much less like the day than like the night, where every star shines like a diamond, where every galaxy flows like a river of pearls, where every planet, like a mirror, reflects the light it receives. Thus authentic knowledge overflows
with results and intuitions; it sets up multiple reference points grouped into constellations with forms that are as disparate as those of scholarly disciplines.”
Perhaps the view from the headlamp and the condition of near-darkness, a discovery in the black unknown – is fitting for an investigation of marl.
Over the centuries, as excavated marl holes pockmarked the landscape, often abandoned when they filled with water, folklore and rumour produced dark tales out of their artificial and mysterious topography.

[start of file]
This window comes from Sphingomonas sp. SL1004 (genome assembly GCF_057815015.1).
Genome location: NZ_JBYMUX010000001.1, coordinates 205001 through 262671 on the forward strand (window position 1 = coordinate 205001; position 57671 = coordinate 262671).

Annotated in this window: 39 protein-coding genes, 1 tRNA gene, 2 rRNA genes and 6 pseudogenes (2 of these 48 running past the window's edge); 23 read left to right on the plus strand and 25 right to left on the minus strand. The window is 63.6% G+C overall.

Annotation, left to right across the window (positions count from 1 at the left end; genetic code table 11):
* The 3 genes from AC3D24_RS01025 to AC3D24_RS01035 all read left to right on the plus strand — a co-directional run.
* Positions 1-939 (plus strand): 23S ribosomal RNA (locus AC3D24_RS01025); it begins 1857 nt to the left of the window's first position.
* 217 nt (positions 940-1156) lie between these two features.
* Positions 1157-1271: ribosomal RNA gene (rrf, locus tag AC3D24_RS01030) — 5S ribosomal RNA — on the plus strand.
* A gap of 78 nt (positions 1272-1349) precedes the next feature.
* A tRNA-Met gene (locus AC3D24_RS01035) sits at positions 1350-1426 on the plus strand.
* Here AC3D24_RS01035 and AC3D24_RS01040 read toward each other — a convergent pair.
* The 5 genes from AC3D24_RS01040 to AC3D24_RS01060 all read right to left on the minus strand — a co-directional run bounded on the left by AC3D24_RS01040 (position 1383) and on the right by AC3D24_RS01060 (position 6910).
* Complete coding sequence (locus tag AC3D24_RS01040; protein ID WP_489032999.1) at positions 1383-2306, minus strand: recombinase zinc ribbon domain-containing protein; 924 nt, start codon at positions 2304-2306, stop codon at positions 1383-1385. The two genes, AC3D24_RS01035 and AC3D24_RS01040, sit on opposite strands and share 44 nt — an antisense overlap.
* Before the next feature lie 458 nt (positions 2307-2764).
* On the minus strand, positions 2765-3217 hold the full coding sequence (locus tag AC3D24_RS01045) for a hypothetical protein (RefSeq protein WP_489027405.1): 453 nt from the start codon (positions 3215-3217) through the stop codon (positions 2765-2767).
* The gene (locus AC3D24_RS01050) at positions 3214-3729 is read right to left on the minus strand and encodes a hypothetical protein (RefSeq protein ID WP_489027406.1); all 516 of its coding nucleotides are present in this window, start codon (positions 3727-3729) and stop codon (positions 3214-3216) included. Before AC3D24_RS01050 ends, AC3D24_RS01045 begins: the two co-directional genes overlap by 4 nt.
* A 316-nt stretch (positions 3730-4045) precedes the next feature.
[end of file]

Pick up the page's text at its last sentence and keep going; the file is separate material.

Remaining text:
The Irish National Folklore Collection includes a tale of the Largan Ghost, a haunting of a house in County Cavan. Recorded in 1937, and referring to an incident 80 years prior, the story goes:
“The occupants of the house could never get butter off any churning. One night all the strong men gathered to the house to churn. They closed all the air spaces in the house even the key-hole. They started to churn. After some time a clóca [cloak] crept over the floor and under the churn; they then fainted one by one, and the door had to be opened, and they abandoned the work. They then sent for Father John Murray who was C.C. in Drumkilly at the time. He settled the ghost in the “Marl hole” between the froth and the water. Ever afterwards there is light seen at the marl hole.”